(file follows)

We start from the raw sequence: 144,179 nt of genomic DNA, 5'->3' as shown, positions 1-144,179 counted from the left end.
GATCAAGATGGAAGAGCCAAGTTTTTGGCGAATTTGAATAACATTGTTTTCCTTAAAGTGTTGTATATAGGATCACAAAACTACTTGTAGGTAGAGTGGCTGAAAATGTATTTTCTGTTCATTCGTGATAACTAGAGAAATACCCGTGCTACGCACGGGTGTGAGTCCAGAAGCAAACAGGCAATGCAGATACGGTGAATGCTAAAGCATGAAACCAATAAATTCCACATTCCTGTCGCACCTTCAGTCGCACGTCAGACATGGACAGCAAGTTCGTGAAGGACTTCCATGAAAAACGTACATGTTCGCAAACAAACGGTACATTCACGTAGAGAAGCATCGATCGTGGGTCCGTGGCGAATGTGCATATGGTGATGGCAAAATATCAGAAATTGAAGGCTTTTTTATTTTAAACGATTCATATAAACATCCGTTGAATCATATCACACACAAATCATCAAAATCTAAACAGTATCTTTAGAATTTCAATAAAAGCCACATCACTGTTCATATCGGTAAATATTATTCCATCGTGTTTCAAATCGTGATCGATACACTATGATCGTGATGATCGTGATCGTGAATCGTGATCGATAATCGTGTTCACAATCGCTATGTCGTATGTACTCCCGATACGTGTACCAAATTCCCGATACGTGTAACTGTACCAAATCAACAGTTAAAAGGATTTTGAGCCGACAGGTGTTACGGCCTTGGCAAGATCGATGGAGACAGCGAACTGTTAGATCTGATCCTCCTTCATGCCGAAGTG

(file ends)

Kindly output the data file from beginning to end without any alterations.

We start from the raw sequence: 144,179 nt of genomic DNA, 5'->3' as shown, positions 1-144,179 counted from the left end.
GATCAAGATGGAAGAGCCAAGTTTTTGGCGAATTTGAATAACATTGTTTTCCTTAAAGTGTTGTATATAGGATCACAAAACTACTTGTAGGTAGAGTGGCTGAAAATGTATTTTCTGTTCATTCGTGATAACTAGAGAAATACCCGTGCTACGCACGGGTGTGAGTCCAGAAGCAAACAGGCAATGCAGATACGGTGAATGCTAAAGCATGAAACCAATAAATTCCACATTCCTGTCGCACCTTCAGTCGCACGTCAGACATGGACAGCAAGTTCGTGAAGGACTTCCATGAAAAACGTACATGTTCGCAAACAAACGGTACATTCACGTAGAGAAGCATCGATCGTGGGTCCGTGGCGAATGTGCATATGGTGATGGCAAAATATCAGAAATTGAAGGCTTTTTTATTTTAAACGATTCATATAAACATCCGTTGAATCATATCACACACAAATCATCAAAATCTAAACAGTATCTTTAGAATTTCAATAAAAGCCACATCACTGTTCATATCGGTAAATATTATTCCATCGTGTTTCAAATCGTGATCGATACACTATGATCGTGATGATCGTGATCGTGAATCGTGATCGATAATCGTGTTCACAATCGCTATGTCGTATGTACTCCCGATACGTGTACCAAATTCCCGATACGTGTAACTGTACCAAATCAACAGTTAAAAGGATTTTGAGCCGACAGGTGTTACGGCCTTGGCAAGATCGATGGAGACAGCGAACTGTTAGATCTGATCCTCCTTCATGCCGAAGTG